Richard Ginika Izuora
Russia’s oil exports shriveled by more than a quarter in the week March 17-23 compared with the prior week, according to industry data.
The country’s average daily shipments reached 495,300 tons, down 26.4% from the week before, according to figures seen by Bloomberg. That’s equivalent to about 3.63 million barrels a day.
While the data didn’t indicate any reasons for the change, the sharp decline came as Russia faces a growing movement by many of its usual customers to find alternative energy supplies after the country’s invasion of Ukraine.
Only a handful of nations — including the U.S. and the U.K. — have imposed explicit bans on imports of Russian oil. Still, many of the country’s traditional customers have undertaken a self-imposed buyers’ strike in response to the war. Major companies from Shell Plc to TotalEnergies SE have said they intend to phase out purchases of crude and fuel from Russia.
The decline in exports was at least partly driven by lower volumes from Russia’s ports on the Baltic Sea and in the Asia-Pacific region, according to loadings data.
Total oil production over the period was little changed, dropping 0.3% from the week before, the output numbers show. The nation pumped about 11.08 million barrels a day on average in the period, according to Bloomberg calculations.
Russia is still able to sell its crude due to price discounts and aims to keep output steady even amid unprecedented economic sanctions, Deputy Prime Minister Alexander Novak said last week.
The nation will be able to redirect to Asian markets most of the barrels Europe won’t take, Kremlin spokesman Dmitry Peskov told reporters on Monday.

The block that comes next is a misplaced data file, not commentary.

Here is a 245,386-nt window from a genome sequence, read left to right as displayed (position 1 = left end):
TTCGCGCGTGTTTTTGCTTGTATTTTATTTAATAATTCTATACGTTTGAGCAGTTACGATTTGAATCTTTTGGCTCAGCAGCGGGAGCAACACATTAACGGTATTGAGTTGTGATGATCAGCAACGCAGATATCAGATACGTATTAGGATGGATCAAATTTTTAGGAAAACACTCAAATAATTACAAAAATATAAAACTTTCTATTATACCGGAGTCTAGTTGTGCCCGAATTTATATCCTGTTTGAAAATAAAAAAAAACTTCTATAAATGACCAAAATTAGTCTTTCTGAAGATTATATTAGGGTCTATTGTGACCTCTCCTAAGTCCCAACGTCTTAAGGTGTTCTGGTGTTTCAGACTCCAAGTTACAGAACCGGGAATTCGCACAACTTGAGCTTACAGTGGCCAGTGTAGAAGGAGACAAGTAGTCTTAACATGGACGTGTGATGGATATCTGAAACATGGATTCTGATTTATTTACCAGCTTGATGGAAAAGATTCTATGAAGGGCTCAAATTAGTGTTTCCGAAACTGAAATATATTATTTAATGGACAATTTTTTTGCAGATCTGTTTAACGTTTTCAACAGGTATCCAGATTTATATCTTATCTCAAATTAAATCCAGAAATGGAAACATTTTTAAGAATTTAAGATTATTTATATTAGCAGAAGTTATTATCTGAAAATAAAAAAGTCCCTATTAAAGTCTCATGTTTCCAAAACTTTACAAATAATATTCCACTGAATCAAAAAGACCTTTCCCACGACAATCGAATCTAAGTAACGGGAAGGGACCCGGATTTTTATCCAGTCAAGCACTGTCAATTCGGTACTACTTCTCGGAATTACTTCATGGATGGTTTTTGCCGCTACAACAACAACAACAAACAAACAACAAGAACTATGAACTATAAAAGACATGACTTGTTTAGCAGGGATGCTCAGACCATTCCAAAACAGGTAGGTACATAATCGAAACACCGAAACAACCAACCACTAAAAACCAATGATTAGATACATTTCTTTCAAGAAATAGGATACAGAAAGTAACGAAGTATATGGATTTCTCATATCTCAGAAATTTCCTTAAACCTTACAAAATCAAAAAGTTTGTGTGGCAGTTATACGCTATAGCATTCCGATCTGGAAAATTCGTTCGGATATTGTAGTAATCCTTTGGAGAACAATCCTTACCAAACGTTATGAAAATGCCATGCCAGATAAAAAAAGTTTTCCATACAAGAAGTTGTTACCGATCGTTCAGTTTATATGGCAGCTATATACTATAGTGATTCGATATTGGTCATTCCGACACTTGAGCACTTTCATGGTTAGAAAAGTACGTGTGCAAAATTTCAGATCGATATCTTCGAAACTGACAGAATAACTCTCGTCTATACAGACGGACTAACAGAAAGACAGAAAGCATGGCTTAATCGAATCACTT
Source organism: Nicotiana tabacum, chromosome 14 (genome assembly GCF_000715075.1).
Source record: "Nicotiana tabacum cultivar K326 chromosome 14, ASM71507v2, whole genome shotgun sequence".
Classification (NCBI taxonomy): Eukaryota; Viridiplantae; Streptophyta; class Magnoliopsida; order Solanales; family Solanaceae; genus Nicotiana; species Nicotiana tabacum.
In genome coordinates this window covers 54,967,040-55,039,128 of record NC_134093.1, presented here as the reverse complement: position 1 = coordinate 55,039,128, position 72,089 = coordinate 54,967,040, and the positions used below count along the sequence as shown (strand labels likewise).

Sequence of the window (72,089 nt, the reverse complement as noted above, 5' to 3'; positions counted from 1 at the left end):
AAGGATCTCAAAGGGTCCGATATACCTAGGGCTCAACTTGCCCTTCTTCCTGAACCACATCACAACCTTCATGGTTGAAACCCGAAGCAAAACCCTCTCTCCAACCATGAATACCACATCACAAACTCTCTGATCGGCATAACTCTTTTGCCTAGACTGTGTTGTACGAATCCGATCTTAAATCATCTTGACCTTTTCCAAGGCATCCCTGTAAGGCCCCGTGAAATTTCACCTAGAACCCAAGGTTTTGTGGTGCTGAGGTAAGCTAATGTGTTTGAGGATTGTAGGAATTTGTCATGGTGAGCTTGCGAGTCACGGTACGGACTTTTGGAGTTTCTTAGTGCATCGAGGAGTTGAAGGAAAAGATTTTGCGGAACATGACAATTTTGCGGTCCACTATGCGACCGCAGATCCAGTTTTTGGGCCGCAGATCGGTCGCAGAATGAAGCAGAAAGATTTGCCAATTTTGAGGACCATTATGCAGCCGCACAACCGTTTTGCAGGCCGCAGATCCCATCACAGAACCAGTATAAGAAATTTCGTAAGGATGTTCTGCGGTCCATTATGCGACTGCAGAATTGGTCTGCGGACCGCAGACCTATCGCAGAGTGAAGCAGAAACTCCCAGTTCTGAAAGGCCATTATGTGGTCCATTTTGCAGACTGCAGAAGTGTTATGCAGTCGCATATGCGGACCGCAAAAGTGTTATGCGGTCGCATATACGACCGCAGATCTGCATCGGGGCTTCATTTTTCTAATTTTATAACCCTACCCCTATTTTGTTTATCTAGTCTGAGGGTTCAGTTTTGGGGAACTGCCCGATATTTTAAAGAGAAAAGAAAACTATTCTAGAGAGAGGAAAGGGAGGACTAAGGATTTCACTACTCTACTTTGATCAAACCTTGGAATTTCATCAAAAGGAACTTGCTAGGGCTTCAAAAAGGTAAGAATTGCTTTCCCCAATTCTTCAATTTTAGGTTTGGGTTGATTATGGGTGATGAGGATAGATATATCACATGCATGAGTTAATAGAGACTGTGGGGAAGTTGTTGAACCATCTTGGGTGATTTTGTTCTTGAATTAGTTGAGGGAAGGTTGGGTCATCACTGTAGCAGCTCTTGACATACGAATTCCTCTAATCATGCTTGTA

“Undoubtedly, declining requests will be compensated by requests from the east,” Peskov said. “It cannot be ruled out that some volumes will be lost, but in any case the global market is more multi-faceted,” and not centered around Europe, he added.
Russia plans to increase shipments of its flagship Urals blend in April, with state pipeline company Transneft PJSC issuing an export program to load 2.26 million barrels a day onto tankers from three western ports next month. That would be the highest since June 2019 and also a big jump from this month.
The nation’s 2022 oil exports may almost halve in the worst-case scenario, dropping by as much as 2.3 million barrels a day, according to estimates from TS Lombard analysts. That would reflect “lost western markets” and force Russia to reduce its total output by a similar level, they said.
Still, the Russian budget could escape much of the pain thanks to the rally in crude prices and the cheaper ruble.
“Assuming a discounted average price of $90 per barrel for Russian crude, the resulting oil price in rubles of around 9,000 rubles per barrel, would be double the budgeted level, offsetting the worst case of a halving of export volumes,” according to the TS Lombard note.